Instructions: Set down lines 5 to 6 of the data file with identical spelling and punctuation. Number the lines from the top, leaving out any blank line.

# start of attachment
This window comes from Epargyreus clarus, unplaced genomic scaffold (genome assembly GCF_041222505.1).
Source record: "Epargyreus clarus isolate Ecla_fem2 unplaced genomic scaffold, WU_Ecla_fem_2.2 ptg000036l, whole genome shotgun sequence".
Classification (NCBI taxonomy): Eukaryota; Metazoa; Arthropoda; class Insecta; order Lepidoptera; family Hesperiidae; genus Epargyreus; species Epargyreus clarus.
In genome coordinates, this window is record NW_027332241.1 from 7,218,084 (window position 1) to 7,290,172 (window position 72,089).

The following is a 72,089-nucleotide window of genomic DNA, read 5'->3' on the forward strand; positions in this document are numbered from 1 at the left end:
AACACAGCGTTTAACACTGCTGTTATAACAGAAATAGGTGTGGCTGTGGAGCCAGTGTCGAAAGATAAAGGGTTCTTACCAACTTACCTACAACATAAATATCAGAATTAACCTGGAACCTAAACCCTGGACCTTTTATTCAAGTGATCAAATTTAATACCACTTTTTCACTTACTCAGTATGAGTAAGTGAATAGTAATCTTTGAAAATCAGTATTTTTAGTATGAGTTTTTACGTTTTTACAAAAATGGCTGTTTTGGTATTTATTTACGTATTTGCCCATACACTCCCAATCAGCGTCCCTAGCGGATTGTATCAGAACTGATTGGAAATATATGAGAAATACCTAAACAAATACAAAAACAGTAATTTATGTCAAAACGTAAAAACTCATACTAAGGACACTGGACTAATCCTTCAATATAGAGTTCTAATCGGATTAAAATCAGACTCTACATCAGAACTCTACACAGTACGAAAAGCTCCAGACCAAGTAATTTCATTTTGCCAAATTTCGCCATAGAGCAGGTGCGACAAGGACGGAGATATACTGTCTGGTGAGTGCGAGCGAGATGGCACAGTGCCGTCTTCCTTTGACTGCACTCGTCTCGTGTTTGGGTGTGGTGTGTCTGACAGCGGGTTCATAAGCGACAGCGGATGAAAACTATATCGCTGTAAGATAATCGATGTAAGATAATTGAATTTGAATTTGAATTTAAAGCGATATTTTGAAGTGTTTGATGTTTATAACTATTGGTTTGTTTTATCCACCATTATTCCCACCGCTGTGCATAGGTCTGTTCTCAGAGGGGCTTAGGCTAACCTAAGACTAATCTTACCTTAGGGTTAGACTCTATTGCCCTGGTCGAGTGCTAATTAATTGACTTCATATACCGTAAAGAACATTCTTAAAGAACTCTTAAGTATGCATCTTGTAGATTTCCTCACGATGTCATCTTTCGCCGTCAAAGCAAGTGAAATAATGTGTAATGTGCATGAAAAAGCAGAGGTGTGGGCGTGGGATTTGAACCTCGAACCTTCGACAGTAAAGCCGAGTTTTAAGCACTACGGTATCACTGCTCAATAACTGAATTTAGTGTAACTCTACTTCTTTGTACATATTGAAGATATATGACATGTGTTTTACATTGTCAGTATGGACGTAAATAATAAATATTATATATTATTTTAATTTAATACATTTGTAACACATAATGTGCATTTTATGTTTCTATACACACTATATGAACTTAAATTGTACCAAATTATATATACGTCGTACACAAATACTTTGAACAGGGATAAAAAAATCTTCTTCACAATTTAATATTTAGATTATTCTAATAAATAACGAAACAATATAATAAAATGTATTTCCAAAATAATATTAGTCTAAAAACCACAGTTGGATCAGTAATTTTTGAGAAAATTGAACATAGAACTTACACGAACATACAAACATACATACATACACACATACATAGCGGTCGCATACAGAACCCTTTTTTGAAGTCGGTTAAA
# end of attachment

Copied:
The following is a 72,089-nucleotide window of genomic DNA, read 5'->3' on the forward strand; positions in this document are numbered from 1 at the left end:
AACACAGCGTTTAACACTGCTGTTATAACAGAAATAGGTGTGGCTGTGGAGCCAGTGTCGAAAGATAAAGGGTTCTTACCAACTTACCTACAACATAAATATCAGAATTAACCTGGAACCTAAACCCTGGACCTTTTATTCAAGTGATCAAATTTAATACCACTTTTTCACTTACTCAGTATGAGTAAGTGAATAGTAATCTTTGAAAATCAGTATTTTTAGTATGAGTTTTTACGTTTTTACAAAAATGGCTGTTTTGGTATTTATTTACGTATTTGCCCATACACTCCCAATCAGCGTCCCTAGCGGATTGTATCAGAACTGATTGGAAATATATGAGAAATACCTAAACAAATACAAAAACAGTAATTTATGTCAAAACGTAAAAACTCATACTAAGGACACTGGACTAATCCTTCAATATAGAGTTCTAATCGGATTAAAATCAGACTCTACATCAGAACTCTACACAGTACGAAAAGCTCCAGACCAAGTAATTTCATTTTGCCAAATTTCGCCATAGAGCAGGTGCGACAAGGACGGAGATATACTGTCTGGTGAGTGCGAGCGAGATGGCACAGTGCCGTCTTCCTTTGACTGCACTCGTCTCGTGTTTGGGTGTGGTGTGTCTGACAGCGGGTTCATAAGCGACAGCGGATGAAAACTATATCGCTGTAAGATAATCGATGTAAGATAATTGAATTTGAATTTGAATTTAAAGCGATATTTTGAAGTGTTTGATGTTTATAACTATTGGTTTGTTTTATCCACCATTATTCCCACCGCTGTGCATAGGTCTGTTCTCAGAGGGGCTTAGGCTAACCTAAGACTAATCTTACCTTAGGGTTAGACTCTATTGCCCTGGTCGAGTGCTAATTAATTGACTTCATATACCGTAAAGAACATTCTTAAAGAACTCTTAAGTATGCATCTTGTAGATTTCCTCACGATGTCATCTTTCGCCGTCAAAGCAAGTGAAATAATGTGTAATGTGCATGAAAAAGCAGAGGTGTGGGCGTGGGATTTGAACCTCGAACCTTCGACAGTAAAGCCGAGTTTTAAGCACTACGGTATCACTGCTCAATAACTGAATTTAGTGTAACTCTACTTCTTTGTACATATTGAAGATATATGACATGTGTTTTACATTGTCAGTATGGACGTAAATAATAAATATTATATATTATTTTAATTTAATACATTTGTAACACATAATGTGCATTTTATGTTTCTATACACACTATATGAACTTAAATTGTACCAAATTATATATACGTCGTACACAAATACTTTGAACAGGGATAAAAAAATCTTCTTCACAATTTAATATTTAGATTATTCTAATAAATAACGAAACAATATAATAAAATGTATTTCCAAAATAATATTAGTCTAAAAACCACAGTTGGATCAGTAATTTTTGAGAAAATTGAACATAGAACTTACACGAACATACAAACATACATACATACACACATACATAGCGGTCGCATACAGAACCCTTTTTTGAAGTCGGTTAAA